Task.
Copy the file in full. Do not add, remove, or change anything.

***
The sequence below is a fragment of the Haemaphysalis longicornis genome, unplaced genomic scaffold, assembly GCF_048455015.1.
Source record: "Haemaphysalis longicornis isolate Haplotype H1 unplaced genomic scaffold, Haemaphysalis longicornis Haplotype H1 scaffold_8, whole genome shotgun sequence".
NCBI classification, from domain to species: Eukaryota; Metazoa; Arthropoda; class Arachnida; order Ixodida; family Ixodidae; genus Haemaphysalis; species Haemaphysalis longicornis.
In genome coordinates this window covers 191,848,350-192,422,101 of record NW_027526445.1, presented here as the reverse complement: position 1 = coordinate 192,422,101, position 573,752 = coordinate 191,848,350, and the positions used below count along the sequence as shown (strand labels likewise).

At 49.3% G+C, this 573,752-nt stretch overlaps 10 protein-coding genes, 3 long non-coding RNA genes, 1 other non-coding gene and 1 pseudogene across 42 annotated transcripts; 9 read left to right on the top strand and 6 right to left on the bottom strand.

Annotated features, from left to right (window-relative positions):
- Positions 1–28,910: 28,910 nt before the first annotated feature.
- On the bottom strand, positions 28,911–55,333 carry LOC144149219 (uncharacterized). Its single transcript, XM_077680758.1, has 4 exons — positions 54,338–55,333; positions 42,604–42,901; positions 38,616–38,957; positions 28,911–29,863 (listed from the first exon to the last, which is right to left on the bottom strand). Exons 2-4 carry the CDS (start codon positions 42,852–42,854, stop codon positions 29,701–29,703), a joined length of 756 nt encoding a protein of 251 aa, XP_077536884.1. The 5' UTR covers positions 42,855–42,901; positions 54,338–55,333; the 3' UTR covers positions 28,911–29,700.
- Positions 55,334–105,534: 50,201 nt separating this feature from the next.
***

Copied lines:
The sequence below is a fragment of the Haemaphysalis longicornis genome, unplaced genomic scaffold, assembly GCF_048455015.1.
Source record: "Haemaphysalis longicornis isolate Haplotype H1 unplaced genomic scaffold, Haemaphysalis longicornis Haplotype H1 scaffold_8, whole genome shotgun sequence".
NCBI classification, from domain to species: Eukaryota; Metazoa; Arthropoda; class Arachnida; order Ixodida; family Ixodidae; genus Haemaphysalis; species Haemaphysalis longicornis.
In genome coordinates this window covers 191,848,350-192,422,101 of record NW_027526445.1, presented here as the reverse complement: position 1 = coordinate 192,422,101, position 573,752 = coordinate 191,848,350, and the positions used below count along the sequence as shown (strand labels likewise).

At 49.3% G+C, this 573,752-nt stretch overlaps 10 protein-coding genes, 3 long non-coding RNA genes, 1 other non-coding gene and 1 pseudogene across 42 annotated transcripts; 9 read left to right on the top strand and 6 right to left on the bottom strand.

Annotated features, from left to right (window-relative positions):
- Positions 1–28,910: 28,910 nt before the first annotated feature.
- On the bottom strand, positions 28,911–55,333 carry LOC144149219 (uncharacterized). Its single transcript, XM_077680758.1, has 4 exons — positions 54,338–55,333; positions 42,604–42,901; positions 38,616–38,957; positions 28,911–29,863 (listed from the first exon to the last, which is right to left on the bottom strand). Exons 2-4 carry the CDS (start codon positions 42,852–42,854, stop codon positions 29,701–29,703), a joined length of 756 nt encoding a protein of 251 aa, XP_077536884.1. The 5' UTR covers positions 42,855–42,901; positions 54,338–55,333; the 3' UTR covers positions 28,911–29,700.
- Positions 55,334–105,534: 50,201 nt separating this feature from the next.